Born Again (Again) At Wild Goose
I regularly waft between atheism and faith. This is nothing new. When I was younger, every year at church camp or YoungLife camp I would recommit my life to Jesus, concerned that in the past year I’d lapsed in my faith. Normally, this concern centered around my inability to maintain a daily ritual of waking up before school for 15 minutes of Bible reading and prayer. Or I was worried I had brought too few friends to church or YoungLife club (how many converts is enough?). Were my shortcomings proof that I didn’t really believe? Was I on the wide road to hell?
These days, my concerns are more about the nature of God, religion, scripture, humanity, science. Did Moses really make waters of the Red Sea part? Did Jesus ascend? Like, he floated up into heaven? Where did he go then? Did he fade away? Just disappear? Past the clouds? Past the atmosphere? Did Jesus fly over the moon?
I settled into a comfortable atheism: no, Jesus did not float up into heaven; no, God does not sit up on a throne somewhere in the sky; yes, we are eaten by worms after we die and that is all. Sure, religion provides meaning for many people. OK, sacred texts and tradition serve as motivation for people to “do good” in the world. Yes, community is a good thing.
The Wild Goose is a Celtic metaphor for the Holy Spirit. I chase the wild goose, I follow the wild goose, I feel the wild goose flapping her wings overhead. In a field outside of Pittsboro, North Carolina at Wild Goose Festival I realized something:
I cannot control what my mind intellectually believes about complicated, theoretical events situated thousands of years in the past. The parting of the Red Sea, the resurrection of Jesus. I also can only make judgements with the information I have available: it seems like our universe does not experience ruptures from the supernatural beyond. Am I supposed to trust the words men I never met; redacted, edited, modified, and translated by other men I never met over the course of thousands of years? That feels silly.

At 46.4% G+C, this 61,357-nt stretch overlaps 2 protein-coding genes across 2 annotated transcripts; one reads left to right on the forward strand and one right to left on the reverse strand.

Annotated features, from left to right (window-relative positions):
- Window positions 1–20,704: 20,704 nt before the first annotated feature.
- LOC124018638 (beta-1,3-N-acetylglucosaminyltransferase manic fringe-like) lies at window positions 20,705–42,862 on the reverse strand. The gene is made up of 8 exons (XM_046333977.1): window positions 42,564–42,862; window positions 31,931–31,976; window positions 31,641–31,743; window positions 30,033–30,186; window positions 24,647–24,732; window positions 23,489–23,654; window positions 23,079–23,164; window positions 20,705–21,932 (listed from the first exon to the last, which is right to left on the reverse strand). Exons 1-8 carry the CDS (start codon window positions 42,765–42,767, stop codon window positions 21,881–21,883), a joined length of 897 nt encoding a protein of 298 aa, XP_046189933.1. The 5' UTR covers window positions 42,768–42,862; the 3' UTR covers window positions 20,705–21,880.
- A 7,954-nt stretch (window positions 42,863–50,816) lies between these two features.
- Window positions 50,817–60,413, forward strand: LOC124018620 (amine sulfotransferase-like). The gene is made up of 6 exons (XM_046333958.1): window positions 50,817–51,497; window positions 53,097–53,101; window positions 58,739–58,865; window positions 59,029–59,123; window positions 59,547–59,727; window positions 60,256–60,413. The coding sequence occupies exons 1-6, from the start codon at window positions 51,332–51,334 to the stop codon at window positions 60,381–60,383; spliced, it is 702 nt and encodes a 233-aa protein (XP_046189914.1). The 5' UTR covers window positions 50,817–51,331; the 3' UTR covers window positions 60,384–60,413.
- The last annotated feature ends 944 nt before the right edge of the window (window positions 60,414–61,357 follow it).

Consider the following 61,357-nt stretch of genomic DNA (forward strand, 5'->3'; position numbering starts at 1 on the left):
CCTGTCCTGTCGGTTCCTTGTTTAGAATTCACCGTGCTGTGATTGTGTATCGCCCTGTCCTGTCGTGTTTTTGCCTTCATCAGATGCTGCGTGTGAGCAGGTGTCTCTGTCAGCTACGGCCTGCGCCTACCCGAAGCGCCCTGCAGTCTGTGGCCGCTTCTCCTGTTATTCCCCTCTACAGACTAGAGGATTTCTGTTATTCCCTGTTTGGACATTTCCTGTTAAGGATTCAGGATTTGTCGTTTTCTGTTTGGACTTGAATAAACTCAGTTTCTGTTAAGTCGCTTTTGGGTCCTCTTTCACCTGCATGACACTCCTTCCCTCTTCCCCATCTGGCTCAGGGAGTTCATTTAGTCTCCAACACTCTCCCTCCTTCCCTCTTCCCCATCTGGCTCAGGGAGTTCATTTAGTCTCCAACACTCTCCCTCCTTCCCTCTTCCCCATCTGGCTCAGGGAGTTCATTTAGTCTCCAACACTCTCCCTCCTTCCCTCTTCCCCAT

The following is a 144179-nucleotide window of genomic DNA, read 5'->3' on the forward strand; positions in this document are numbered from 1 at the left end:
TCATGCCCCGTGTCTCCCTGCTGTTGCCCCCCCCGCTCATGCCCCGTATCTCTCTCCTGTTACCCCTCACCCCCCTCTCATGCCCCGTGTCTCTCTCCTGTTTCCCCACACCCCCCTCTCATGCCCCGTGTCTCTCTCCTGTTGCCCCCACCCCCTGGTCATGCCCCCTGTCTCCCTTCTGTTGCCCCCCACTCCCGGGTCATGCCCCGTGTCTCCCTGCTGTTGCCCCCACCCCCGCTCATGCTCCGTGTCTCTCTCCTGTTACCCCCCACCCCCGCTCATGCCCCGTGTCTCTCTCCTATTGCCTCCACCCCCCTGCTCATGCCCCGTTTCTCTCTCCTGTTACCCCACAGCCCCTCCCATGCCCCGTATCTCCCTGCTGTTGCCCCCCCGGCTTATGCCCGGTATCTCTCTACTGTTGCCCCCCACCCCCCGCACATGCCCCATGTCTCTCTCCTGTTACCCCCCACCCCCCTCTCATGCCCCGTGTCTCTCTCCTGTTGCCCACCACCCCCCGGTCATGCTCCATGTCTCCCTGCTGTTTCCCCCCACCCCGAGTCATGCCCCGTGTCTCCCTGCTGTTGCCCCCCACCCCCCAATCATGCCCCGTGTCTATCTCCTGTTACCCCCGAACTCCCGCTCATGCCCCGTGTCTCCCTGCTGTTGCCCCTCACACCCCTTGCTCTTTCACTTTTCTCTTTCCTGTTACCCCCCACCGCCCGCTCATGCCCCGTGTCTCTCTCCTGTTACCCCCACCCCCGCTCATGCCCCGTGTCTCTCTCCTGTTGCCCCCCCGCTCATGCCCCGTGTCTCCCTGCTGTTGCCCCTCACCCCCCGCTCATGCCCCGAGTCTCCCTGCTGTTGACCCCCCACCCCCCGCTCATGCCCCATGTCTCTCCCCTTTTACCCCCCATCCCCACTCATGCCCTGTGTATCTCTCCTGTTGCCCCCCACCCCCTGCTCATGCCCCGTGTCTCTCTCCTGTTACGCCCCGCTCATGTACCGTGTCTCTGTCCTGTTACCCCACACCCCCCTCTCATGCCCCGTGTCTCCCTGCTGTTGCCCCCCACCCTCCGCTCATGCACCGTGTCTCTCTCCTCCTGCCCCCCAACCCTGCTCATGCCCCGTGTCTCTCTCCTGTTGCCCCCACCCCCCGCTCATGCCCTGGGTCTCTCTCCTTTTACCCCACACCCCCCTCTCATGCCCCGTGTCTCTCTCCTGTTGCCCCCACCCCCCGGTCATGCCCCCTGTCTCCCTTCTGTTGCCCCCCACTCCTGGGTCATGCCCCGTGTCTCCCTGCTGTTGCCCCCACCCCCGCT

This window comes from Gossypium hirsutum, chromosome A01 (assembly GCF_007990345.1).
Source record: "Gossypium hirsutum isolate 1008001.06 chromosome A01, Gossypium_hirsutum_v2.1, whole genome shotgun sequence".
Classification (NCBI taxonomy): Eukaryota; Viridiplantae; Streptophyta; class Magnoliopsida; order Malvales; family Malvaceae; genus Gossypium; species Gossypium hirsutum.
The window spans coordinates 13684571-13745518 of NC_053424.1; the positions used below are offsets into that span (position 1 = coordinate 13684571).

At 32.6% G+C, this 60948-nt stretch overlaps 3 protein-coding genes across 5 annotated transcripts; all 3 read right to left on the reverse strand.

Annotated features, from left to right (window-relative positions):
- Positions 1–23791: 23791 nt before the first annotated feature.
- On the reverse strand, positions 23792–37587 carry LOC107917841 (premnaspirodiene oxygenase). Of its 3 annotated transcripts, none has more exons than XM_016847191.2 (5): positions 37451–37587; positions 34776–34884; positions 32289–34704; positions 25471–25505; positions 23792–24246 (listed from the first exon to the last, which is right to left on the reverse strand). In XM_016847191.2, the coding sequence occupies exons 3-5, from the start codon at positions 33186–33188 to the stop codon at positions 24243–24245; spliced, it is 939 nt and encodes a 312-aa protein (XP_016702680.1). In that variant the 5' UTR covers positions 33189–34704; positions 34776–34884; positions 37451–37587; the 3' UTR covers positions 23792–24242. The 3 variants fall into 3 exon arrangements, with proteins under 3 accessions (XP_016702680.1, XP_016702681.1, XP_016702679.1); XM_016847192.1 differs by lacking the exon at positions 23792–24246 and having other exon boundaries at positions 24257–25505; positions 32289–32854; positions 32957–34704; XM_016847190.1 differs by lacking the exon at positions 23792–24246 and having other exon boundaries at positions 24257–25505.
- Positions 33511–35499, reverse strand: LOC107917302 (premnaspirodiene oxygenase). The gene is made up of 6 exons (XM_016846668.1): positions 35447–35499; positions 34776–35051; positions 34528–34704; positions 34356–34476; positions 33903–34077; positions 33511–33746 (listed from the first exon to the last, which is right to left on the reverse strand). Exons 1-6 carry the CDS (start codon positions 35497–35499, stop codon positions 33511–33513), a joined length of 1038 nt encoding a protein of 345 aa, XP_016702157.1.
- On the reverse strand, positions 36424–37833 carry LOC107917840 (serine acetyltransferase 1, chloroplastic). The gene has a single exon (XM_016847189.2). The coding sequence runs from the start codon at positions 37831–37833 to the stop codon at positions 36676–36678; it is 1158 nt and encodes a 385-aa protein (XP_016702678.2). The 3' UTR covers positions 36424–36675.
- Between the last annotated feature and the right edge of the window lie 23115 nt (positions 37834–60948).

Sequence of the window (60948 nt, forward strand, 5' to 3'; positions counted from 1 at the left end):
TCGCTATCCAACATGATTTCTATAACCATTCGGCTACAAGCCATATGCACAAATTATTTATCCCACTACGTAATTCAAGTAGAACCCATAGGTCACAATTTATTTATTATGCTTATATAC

But here is what I can do, what I articulated for the first time to William and Ryan in a field while eating hot dogs and drinking punch with Mark Scandrette, Tony Jones, Doug Pagitt, and Matt Beams: I can recognize in the Gospel story something powerful and profound. I can say, “Yes, this is a story that I want to participate in.” I can align myself with the Kingdom of God rather than with the powers and principalities of this world. I would love for there to be a party in heaven waiting for me when I die. But even if there isn’t, even if this world is all we have got, this Jesus story, this redemptive work, this sacred community building, this is something I still want to be part of.
“Very truly I tell you, no one can enter the kingdom of God unless they are born of water and the Spirit. Flesh gives birth to flesh, but the Spirit gives birth to spirit. You should not be surprised at my saying, ‘You must be born again.’ The wind blows wherever it pleases. You hear its sound, but you cannot tell where it comes from or where it is going. So it is with everyone born of the Spirit.”
Call me a born-again Christian.